In Australia, 50 million vehicle tyres reach the end of their life each year, and only 16 per cent are recycled. Sahajwalla’s technology involves melting down carbon-rich rubber tyres to replace some of the non-renewable coke in the production of steel.
Rubber is cheaper than coke. It also creates less waste, which represents a cost saving to industry.
When rubber is transformed into smaller molecules in a furnace, millions of rubber tyres have been diverted from landfill thanks to Sahajwalla’s innovation.
“When we talk about recycling, it’s generally about converting like for like – converting a plastic bottle into another plastic bottle, for instance – but this is quite limited,” Sahajwalla says.

“Old tyres are no longer roadworthy, so they can’t be reused as tyres. What if you can see that old tyre as a collection of molecules that can be transformed and used in other manufacturing solutions?”

In 2005, Sahajwalla won the prestigious Eureka Prize for her green steel invention and, while she describes it as a “wonderful outcome”, the scientific recognition was not enough. “I wanted to use the research outcomes to create sustainable industry practices,” she says. “I needed to be able to show the steel industry that the benefits were not just environmental, but also economic.”
Fast-forward over a decade, and she has visited countless manufacturing centres across the country to promote the environmental and economic benefits of green manufacturing. She says engaging with the business community has been vital to getting her innovations to market. “We need scientific collaborators,” she says. “We also need [industry] partners who are open to trying new products and seeing the benefits in the longer term.”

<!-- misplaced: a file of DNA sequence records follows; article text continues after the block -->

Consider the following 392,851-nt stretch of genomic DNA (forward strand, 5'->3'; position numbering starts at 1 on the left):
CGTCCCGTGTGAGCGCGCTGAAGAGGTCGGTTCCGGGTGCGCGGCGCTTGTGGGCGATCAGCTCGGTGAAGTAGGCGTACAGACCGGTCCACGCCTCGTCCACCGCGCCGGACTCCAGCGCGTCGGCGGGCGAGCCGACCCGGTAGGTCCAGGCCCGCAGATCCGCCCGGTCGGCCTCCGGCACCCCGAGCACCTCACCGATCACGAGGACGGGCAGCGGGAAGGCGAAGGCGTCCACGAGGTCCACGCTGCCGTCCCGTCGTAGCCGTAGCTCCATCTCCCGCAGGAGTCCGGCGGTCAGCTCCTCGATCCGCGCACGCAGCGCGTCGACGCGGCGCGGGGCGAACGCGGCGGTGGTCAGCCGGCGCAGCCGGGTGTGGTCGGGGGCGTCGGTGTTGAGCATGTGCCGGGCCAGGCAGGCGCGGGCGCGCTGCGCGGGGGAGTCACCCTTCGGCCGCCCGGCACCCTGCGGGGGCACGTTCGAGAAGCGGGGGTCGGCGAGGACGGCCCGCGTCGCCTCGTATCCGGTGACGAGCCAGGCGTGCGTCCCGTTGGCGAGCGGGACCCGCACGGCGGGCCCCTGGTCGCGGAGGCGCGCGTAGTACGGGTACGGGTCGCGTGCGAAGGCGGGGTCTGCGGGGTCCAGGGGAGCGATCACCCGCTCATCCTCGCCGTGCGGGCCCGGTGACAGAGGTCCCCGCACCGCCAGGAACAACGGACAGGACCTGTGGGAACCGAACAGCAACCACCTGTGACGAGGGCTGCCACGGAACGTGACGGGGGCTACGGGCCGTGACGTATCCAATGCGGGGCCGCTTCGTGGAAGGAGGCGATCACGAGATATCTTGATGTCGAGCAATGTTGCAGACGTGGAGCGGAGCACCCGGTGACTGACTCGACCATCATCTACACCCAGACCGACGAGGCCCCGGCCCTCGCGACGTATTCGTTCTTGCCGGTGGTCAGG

Many of these new manufacturing technologies are being developed via Sahajwalla’s unique microfactory model.
Microfactories feature a series of small machines and devices that use patented technology to perform one or more functions in the reforming of waste products into new and usable resources. They can be installed in an area as small as 50-100 square metres, and can be set up wherever waste is stockpiled, such as a building site or alongside regional waste disposal sites, to process waste at the source.
Sahajwalla says the microfactory model may disrupt the current highly centralised, vertically integrated industrial model.
“My model is one that is laterally integrated to allow different operators in the supply chain to connect,” she says. “If you can localise your solution, you’ve actually enabled everybody across the country to benefit by enhancing our manufacturing capabilities.”
The first microfactory was launched at UNSW with funding Sahajwalla received from the Australia Research Council (ARC), to convert electronic waste input into new products. Electronic devices are broken down and scanned by a robotic module to identify useful parts, which are then transformed into valuable materials. Computer circuit boards, for example, can be turned into valuable metal alloys such as copper, while plastics can be converted into filaments for 3D printing, which Sahajwalla describes as a “cost-effective” alternative.